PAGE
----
A nurse practitioner with her patient.
Healthy Living

APCs Like Elizabeth Are Ready to Care for Patients

Sep 28 2021
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When you feel under the weather, most often your first thought is to see a doctor. However, our care teams often consist of several different types of health care providers who work together to provide you quality care when you need it.

Advanced practice clinicians (APCs) are an integral part of our care teams. By working with doctors, they can help create more access for patients to get the care they need when they need it.

“We work in collaboration with physicians to provide high quality care,” Elizabeth Lacy, a nurse practitioner at Woodward Medical Center, explains.

Some common examples of APCs that you may encounter at your local primary care clinic include physician assistants (PAs) and nurse practitioners (NPs). Both hold advanced education degrees and have extensive medical training.

A PA attends a three-year graduate-level program to receive a master’s degree. They’re licensed to practice medicine with physician supervision but can operate with independence when making decisions.

Meanwhile, NPs are registered nurses who went on to attend graduate-level, advanced clinical training. They have master’s degrees and sometimes doctoral degrees as well. Many also have years of experience working as nurses before they earn their advanced degree.

“I worked in an intensive care unit and an oncology unit, both experiences that have been invaluable to me as a nurse practitioner,” Elizabeth shares. “I gained experience collaborating with multiple areas of health care. All this time spent administering medications, preparing patients for imaging or procedures and assisting at the bedside helped me gain knowledge that I use every day as a nurse practitioner.”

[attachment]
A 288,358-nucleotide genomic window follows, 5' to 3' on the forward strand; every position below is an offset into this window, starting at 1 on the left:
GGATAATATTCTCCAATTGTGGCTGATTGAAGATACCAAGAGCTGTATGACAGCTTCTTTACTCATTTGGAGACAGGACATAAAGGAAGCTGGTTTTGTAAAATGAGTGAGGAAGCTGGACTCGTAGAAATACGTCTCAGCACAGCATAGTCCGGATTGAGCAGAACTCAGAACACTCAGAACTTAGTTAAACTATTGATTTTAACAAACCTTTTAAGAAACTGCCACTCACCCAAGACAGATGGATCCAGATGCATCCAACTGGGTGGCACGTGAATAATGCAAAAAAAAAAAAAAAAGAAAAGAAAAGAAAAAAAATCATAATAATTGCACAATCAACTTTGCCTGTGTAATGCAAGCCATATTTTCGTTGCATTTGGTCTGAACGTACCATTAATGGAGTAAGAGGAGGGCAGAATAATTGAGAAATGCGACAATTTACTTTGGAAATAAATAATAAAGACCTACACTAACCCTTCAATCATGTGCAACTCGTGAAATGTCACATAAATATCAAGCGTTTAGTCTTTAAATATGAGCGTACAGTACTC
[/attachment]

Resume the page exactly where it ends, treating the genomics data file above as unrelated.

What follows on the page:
Whether your primary care provider is a physician or an APC, you can partner with them to achieve your health goals and you’ll benefit from their training as well as their expertise.

“One of my passions as a nurse practitioner is patient education,” Elizabeth adds. “I want to help each patient understand their conditions and work with them to help them be as healthy as possible.”

At Bon Secours, we understand that the best way to help our patients is to have open communication with each of our team members, including APCs, physicians, medical assistants and office staff.

Ready to schedule a primary care visit with us today? Find a provider near you.


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